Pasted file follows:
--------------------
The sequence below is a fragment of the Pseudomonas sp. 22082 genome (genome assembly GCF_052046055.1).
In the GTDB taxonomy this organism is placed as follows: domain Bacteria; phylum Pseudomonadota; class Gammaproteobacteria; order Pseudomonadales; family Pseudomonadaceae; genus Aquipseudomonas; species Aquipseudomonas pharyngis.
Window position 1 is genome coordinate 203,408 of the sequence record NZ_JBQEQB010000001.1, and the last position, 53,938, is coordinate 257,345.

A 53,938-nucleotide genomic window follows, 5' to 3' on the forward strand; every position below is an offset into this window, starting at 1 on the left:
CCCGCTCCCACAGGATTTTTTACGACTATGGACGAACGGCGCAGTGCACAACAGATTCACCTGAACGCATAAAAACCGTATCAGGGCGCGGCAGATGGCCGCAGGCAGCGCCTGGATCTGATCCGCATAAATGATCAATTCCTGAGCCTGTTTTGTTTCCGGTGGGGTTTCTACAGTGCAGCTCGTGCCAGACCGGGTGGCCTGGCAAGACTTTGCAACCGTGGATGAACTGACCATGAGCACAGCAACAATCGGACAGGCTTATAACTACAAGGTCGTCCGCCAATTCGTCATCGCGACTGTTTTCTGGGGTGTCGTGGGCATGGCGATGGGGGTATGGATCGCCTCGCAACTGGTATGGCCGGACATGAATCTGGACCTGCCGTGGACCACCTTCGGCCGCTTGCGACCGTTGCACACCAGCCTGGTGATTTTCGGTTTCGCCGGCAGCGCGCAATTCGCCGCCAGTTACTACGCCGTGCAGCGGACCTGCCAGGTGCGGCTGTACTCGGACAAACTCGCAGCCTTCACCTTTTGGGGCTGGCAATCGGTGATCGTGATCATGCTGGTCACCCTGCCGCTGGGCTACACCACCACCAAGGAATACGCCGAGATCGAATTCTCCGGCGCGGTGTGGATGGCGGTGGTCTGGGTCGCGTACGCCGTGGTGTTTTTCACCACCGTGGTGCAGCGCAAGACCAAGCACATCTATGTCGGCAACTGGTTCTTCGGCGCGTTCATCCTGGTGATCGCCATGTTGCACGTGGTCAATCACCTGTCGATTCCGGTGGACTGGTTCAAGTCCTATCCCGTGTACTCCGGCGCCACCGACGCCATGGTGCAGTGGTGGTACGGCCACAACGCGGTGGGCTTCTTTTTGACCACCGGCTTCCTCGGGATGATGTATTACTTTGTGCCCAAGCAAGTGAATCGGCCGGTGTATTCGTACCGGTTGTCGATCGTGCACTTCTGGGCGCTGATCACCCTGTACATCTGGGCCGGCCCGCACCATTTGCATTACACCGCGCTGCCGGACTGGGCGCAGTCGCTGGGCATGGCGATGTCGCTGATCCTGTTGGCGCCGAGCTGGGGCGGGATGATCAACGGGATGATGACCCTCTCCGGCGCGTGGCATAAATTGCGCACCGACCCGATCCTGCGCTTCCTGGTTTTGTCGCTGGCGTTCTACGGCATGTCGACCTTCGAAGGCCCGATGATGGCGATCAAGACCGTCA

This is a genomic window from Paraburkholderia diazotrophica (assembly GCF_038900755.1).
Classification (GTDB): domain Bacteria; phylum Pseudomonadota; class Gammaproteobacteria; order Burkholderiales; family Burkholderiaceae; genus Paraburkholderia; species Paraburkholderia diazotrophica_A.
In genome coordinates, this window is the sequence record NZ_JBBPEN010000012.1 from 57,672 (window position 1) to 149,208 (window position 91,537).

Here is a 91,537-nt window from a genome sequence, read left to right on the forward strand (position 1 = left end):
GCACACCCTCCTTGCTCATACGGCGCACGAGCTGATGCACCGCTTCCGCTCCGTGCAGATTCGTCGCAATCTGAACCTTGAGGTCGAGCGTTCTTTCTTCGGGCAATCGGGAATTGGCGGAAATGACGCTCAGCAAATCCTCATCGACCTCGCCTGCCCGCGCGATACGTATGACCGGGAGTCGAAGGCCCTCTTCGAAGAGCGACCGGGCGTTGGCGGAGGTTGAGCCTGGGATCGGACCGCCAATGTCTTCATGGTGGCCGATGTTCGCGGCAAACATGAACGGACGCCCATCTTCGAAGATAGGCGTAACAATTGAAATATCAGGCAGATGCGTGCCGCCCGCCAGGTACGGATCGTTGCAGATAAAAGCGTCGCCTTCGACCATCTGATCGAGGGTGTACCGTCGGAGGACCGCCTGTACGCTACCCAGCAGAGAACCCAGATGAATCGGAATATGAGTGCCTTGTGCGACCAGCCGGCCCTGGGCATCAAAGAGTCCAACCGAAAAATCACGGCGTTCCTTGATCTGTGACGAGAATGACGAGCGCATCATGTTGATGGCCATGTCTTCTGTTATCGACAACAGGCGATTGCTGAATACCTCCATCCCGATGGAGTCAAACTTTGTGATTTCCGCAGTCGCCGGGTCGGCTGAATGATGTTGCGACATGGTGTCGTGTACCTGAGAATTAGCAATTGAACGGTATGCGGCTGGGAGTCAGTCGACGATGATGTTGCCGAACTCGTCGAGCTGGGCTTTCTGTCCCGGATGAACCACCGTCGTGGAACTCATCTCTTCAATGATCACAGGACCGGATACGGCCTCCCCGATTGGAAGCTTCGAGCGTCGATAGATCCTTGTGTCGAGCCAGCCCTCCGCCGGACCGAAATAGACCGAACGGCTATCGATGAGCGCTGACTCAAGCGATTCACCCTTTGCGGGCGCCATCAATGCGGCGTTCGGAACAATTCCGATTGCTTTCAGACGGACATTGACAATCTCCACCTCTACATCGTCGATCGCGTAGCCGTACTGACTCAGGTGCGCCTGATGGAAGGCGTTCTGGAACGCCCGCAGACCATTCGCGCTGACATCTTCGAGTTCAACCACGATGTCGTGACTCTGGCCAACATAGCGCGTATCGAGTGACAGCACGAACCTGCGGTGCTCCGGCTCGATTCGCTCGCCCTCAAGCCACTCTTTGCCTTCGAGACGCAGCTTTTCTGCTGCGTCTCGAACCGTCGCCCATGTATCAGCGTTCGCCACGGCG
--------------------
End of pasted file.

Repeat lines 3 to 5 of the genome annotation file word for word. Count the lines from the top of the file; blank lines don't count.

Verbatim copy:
Window position 1 is genome coordinate 203,408 of the sequence record NZ_JBQEQB010000001.1, and the last position, 53,938, is coordinate 257,345.

A 53,938-nucleotide genomic window follows, 5' to 3' on the forward strand; every position below is an offset into this window, starting at 1 on the left:
CCCGCTCCCACAGGATTTTTTACGACTATGGACGAACGGCGCAGTGCACAACAGATTCACCTGAACGCATAAAAACCGTATCAGGGCGCGGCAGATGGCCGCAGGCAGCGCCTGGATCTGATCCGCATAAATGATCAATTCCTGAGCCTGTTTTGTTTCCGGTGGGGTTTCTACAGTGCAGCTCGTGCCAGACCGGGTGGCCTGGCAAGACTTTGCAACCGTGGATGAACTGACCATGAGCACAGCAACAATCGGACAGGCTTATAACTACAAGGTCGTCCGCCAATTCGTCATCGCGACTGTTTTCTGGGGTGTCGTGGGCATGGCGATGGGGGTATGGATCGCCTCGCAACTGGTATGGCCGGACATGAATCTGGACCTGCCGTGGACCACCTTCGGCCGCTTGCGACCGTTGCACACCAGCCTGGTGATTTTCGGTTTCGCCGGCAGCGCGCAATTCGCCGCCAGTTACTACGCCGTGCAGCGGACCTGCCAGGTGCGGCTGTACTCGGACAAACTCGCAGCCTTCACCTTTTGGGGCTGGCAATCGGTGATCGTGATCATGCTGGTCACCCTGCCGCTGGGCTACACCACCACCAAGGAATACGCCGAGATCGAATTCTCCGGCGCGGTGTGGATGGCGGTGGTCTGGGTCGCGTACGCCGTGGTGTTTTTCACCACCGTGGTGCAGCGCAAGACCAAGCACATCTATGTCGGCAACTGGTTCTTCGGCGCGTTCATCCTGGTGATCGCCATGTTGCACGTGGTCAATCACCTGTCGATTCCGGTGGACTGGTTCAAGTCCTATCCCGTGTACTCCGGCGCCACCGACGCCATGGTGCAGTGGTGGTACGGCCACAACGCGGTGGGCTTCTTTTTGACCACCGGCTTCCTCGGGATGATGTATTACTTTGTGCCCAAGCAAGTGAATCGGCCGGTGTATTCGTACCGGTTGTCGATCGTGCACTTCTGGGCGCTGATCACCCTGTACATCTGGGCCGGCCCGCACCATTTGCATTACACCGCGCTGCCGGACTGGGCGCAGTCGCTGGGCATGGCGATGTCGCTGATCCTGTTGGCGCCGAGCTGGGGCGGGATGATCAACGGGATGATGACCCTCTCCGGCGCGTGGCATAAATTGCGCACCGACCCGATCCTGCGCTTCCTGGTTTTGTCGCTGGCGTTCTACGGCATGTCGACCTTCGAAGGCCCGATGATGGCGATCAAGACCGTCA